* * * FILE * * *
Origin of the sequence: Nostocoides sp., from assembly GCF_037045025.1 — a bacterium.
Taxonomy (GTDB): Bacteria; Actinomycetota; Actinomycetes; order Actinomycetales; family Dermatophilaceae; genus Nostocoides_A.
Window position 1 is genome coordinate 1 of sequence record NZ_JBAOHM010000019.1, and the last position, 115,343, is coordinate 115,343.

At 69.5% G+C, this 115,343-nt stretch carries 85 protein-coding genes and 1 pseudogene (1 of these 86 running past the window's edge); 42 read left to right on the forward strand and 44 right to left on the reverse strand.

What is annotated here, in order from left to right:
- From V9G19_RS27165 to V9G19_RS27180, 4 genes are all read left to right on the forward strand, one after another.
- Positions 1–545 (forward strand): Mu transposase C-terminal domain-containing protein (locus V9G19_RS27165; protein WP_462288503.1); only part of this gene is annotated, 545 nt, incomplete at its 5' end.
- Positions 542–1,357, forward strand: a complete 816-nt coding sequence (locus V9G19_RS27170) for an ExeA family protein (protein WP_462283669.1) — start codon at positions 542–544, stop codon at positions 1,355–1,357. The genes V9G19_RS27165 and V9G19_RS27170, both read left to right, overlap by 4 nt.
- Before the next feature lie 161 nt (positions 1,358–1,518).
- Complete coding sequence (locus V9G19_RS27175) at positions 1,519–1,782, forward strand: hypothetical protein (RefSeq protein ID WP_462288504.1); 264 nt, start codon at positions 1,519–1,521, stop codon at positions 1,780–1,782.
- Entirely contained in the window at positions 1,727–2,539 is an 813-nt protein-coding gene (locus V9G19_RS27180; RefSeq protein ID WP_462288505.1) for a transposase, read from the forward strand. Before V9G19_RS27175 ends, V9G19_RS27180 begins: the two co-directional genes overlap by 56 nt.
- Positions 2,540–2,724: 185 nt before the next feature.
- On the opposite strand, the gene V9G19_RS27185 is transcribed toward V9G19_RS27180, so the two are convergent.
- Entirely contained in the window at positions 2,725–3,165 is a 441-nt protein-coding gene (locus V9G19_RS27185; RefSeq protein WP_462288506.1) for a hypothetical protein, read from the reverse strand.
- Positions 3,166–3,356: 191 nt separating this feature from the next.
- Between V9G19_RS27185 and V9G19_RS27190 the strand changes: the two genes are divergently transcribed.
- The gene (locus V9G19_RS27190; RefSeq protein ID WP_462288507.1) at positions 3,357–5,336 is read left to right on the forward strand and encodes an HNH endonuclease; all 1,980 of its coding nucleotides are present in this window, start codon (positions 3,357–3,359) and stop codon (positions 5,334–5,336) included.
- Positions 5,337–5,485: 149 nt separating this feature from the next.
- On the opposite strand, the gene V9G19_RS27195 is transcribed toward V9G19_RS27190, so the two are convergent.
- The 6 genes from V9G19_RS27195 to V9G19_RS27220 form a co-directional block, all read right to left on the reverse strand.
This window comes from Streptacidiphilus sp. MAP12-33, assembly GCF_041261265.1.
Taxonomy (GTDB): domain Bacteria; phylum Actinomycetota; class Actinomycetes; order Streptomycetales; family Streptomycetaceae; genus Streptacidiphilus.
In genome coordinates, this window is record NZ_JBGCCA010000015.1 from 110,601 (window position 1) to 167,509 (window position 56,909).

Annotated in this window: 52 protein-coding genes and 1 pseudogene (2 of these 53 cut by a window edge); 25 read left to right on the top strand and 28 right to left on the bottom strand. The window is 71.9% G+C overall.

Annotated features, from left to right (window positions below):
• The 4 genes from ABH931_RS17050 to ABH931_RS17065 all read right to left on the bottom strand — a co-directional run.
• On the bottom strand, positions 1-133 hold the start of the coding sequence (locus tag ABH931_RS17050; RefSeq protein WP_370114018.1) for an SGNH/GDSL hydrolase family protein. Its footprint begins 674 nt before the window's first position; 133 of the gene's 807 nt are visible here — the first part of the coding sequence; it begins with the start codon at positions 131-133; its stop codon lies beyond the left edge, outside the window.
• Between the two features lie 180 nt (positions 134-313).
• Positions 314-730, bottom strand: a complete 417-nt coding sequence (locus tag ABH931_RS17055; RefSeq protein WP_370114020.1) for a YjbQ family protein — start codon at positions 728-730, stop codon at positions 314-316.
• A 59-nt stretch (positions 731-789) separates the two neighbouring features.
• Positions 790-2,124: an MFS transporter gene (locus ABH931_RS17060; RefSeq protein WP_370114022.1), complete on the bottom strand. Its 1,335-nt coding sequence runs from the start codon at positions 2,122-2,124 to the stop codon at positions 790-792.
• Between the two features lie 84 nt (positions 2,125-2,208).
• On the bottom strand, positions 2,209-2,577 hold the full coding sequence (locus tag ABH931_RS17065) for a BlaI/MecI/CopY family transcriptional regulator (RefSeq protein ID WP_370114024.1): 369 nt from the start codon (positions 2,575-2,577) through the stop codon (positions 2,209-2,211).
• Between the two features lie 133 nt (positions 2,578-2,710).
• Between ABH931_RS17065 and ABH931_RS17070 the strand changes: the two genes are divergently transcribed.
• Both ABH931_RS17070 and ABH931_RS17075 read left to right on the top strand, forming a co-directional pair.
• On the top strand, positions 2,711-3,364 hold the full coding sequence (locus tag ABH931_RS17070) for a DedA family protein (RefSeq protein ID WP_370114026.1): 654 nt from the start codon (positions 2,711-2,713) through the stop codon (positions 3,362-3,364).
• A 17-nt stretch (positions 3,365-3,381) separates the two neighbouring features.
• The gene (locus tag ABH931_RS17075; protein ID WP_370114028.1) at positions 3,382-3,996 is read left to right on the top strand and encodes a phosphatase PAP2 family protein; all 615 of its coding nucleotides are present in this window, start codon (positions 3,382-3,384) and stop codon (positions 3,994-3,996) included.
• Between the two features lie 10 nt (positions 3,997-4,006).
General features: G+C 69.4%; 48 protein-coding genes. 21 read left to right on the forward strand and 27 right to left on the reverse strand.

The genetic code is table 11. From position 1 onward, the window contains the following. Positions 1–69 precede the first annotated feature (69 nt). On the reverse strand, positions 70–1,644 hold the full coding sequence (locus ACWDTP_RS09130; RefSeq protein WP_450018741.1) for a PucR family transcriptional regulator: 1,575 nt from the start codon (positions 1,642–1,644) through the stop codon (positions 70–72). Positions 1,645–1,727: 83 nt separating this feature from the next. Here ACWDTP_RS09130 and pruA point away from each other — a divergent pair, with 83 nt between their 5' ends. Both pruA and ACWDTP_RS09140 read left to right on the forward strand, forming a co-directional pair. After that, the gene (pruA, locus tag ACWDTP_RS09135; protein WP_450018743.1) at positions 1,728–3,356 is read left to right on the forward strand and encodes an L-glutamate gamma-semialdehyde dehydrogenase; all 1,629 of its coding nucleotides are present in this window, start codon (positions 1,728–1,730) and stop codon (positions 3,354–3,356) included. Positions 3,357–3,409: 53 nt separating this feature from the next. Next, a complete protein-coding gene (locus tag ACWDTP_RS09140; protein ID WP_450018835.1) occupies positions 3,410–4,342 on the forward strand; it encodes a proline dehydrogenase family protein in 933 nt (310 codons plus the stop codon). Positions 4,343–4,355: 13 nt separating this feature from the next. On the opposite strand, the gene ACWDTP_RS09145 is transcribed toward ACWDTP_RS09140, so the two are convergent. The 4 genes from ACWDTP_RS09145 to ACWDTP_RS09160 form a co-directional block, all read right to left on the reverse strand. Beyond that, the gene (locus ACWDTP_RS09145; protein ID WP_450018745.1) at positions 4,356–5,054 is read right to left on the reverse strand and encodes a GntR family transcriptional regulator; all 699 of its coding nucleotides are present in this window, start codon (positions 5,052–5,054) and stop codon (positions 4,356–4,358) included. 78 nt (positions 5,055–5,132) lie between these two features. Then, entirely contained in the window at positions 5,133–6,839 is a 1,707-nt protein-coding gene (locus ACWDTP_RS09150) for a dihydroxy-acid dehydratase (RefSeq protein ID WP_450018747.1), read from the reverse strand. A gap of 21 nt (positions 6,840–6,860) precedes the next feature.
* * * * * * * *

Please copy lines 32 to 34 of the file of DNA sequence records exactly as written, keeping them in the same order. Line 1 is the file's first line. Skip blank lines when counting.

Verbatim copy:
• Between the two features lie 84 nt (positions 2,125-2,208).
• On the bottom strand, positions 2,209-2,577 hold the full coding sequence (locus tag ABH931_RS17065) for a BlaI/MecI/CopY family transcriptional regulator (RefSeq protein ID WP_370114024.1): 369 nt from the start codon (positions 2,575-2,577) through the stop codon (positions 2,209-2,211).
• Between the two features lie 133 nt (positions 2,578-2,710).